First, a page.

Effects of Maternal Warmth and Corporal Punishment on Children in Eight Countries

An international team tested prediction of changes in scores on the CBCL and YSR Anxious/Depressed and Aggressive Behavior syndrome scales over 3 years for 1,196 children from eight countries (Lansford et al., 2014). The countries included China, Colombia, Italy, Jordan, Kenya, the Philippines, Thailand, and the U.S. At Time 1, mothers were interviewed about their use of corporal punishment and their children were interviewed about their mother’s expression of warmth. At Time 1 and at two 1-year intervals thereafter, the CBCL was administered to mothers and the YSR was administered to their children, who were 7- to -10-years old at Time 1. Across the eight countries, the combination of low corporal punishment and high maternal warmth predicted the largest decreases in scores on the CBCL and YSR Anxious/Depressed syndrome. The only children whose Anxious/Depressed scores increased over the 3-year period had mothers who were high on corporal punishment and low on warmth. Although there were variations among countries and groups within countries, the authors concluded that “overall effects showed that corporal punishment was related to increases, and maternal warmth was related to decreases in children’s anxiety and aggression over time” (p. 682).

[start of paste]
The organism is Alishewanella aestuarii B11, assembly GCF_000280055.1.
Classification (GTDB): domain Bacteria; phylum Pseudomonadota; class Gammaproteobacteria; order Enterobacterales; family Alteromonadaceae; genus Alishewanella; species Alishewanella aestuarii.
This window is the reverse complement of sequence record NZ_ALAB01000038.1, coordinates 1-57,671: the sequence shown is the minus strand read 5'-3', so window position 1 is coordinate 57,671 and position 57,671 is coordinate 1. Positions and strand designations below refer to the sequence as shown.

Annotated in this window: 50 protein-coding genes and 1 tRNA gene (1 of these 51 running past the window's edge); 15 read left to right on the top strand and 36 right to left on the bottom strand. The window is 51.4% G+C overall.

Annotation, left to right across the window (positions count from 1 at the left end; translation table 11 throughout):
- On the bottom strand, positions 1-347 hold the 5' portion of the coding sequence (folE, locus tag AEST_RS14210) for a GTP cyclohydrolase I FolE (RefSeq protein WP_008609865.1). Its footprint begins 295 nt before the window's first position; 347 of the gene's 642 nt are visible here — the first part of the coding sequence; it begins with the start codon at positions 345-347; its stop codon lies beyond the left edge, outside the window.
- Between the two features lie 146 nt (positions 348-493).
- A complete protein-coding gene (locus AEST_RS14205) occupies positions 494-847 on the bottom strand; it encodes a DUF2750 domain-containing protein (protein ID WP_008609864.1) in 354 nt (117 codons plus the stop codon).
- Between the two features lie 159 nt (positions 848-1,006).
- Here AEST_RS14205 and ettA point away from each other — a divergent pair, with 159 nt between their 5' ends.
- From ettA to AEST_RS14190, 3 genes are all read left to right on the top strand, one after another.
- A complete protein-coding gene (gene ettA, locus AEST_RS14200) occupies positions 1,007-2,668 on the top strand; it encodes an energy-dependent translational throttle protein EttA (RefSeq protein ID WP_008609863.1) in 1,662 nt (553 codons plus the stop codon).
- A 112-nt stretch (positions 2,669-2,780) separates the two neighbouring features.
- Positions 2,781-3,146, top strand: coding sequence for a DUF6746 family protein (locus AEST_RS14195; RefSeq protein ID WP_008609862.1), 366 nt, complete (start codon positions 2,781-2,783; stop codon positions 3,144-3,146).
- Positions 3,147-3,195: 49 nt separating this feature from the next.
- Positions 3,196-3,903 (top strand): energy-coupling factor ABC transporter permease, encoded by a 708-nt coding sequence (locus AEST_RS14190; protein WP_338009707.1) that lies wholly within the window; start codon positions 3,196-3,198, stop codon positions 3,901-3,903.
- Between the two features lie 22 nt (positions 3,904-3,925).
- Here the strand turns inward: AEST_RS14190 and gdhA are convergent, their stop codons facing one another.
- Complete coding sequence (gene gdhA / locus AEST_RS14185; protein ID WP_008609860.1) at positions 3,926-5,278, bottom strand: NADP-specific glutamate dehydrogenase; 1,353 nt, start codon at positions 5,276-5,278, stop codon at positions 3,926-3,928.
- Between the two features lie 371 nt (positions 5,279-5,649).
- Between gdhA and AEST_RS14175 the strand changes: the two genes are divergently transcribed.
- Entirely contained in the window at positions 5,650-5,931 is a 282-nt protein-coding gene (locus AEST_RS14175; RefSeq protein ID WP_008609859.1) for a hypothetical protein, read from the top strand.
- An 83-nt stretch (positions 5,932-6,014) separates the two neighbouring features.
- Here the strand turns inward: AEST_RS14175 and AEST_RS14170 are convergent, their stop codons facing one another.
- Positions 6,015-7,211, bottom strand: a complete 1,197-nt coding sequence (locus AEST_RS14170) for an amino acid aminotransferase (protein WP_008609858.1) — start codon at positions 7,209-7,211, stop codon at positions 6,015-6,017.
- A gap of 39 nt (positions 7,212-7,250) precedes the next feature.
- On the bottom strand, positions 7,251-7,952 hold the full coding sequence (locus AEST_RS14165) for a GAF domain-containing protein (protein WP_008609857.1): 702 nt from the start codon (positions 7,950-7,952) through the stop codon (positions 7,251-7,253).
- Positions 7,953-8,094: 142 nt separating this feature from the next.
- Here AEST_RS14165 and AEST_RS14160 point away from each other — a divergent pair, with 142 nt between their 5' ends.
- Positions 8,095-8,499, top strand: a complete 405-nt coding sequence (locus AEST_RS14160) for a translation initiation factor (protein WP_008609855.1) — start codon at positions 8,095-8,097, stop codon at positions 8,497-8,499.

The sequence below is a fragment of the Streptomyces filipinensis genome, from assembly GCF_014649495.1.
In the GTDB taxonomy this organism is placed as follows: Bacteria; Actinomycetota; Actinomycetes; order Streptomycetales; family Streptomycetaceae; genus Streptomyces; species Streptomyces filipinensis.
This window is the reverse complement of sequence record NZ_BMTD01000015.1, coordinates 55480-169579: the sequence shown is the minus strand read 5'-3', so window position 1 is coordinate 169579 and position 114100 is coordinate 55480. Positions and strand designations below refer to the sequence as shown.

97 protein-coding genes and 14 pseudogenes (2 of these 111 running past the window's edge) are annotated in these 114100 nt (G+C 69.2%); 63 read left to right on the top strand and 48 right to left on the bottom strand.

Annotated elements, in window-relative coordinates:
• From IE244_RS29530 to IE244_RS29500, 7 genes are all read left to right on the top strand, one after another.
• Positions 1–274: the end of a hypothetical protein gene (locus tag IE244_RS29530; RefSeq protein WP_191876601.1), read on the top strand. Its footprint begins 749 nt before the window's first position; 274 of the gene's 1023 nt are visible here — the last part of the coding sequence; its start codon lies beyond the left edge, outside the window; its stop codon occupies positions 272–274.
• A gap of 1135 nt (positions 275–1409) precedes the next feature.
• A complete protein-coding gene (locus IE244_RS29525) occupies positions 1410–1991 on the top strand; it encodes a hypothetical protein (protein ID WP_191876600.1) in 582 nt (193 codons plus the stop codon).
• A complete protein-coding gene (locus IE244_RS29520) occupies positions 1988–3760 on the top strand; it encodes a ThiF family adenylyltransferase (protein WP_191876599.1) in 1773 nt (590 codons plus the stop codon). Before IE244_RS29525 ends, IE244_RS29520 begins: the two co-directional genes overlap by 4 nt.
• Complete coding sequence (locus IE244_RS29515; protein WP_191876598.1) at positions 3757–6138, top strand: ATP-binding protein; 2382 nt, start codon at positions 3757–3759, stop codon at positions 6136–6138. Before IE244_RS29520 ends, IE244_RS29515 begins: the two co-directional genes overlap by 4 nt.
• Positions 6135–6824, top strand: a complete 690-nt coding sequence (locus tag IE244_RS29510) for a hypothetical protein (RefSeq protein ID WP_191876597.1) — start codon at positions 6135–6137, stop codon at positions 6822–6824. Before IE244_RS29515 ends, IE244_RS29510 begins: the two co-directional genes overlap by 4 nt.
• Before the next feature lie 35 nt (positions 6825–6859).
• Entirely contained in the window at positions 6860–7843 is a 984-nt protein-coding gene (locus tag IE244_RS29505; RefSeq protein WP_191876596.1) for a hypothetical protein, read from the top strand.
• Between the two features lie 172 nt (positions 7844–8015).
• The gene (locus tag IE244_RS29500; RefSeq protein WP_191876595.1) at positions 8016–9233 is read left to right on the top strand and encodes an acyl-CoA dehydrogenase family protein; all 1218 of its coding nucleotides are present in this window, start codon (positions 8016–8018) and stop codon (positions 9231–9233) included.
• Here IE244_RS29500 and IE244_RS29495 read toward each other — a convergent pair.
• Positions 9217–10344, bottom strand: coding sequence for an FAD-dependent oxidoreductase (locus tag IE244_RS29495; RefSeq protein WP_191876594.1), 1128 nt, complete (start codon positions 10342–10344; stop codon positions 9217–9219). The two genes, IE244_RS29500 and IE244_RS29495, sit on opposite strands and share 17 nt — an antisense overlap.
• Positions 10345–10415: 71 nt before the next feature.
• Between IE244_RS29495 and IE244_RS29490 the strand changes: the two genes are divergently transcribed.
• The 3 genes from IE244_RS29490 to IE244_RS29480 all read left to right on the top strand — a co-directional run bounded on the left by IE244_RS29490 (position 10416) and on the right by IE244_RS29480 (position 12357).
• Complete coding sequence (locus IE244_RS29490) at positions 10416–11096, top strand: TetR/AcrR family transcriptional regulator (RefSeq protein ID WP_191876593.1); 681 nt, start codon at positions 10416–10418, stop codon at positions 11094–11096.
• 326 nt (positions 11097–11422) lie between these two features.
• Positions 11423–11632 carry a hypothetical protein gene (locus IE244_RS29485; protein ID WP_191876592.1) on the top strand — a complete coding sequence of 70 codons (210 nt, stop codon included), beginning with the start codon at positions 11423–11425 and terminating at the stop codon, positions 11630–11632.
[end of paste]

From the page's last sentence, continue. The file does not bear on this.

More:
Reference: Lansford, J.E. et al. (2014). Corporal punishment, maternal warmth, and child adjustment: A longitudinal study in eight countries. Journal of Clinical Child & Adolescent Psychology, 43, 670-685.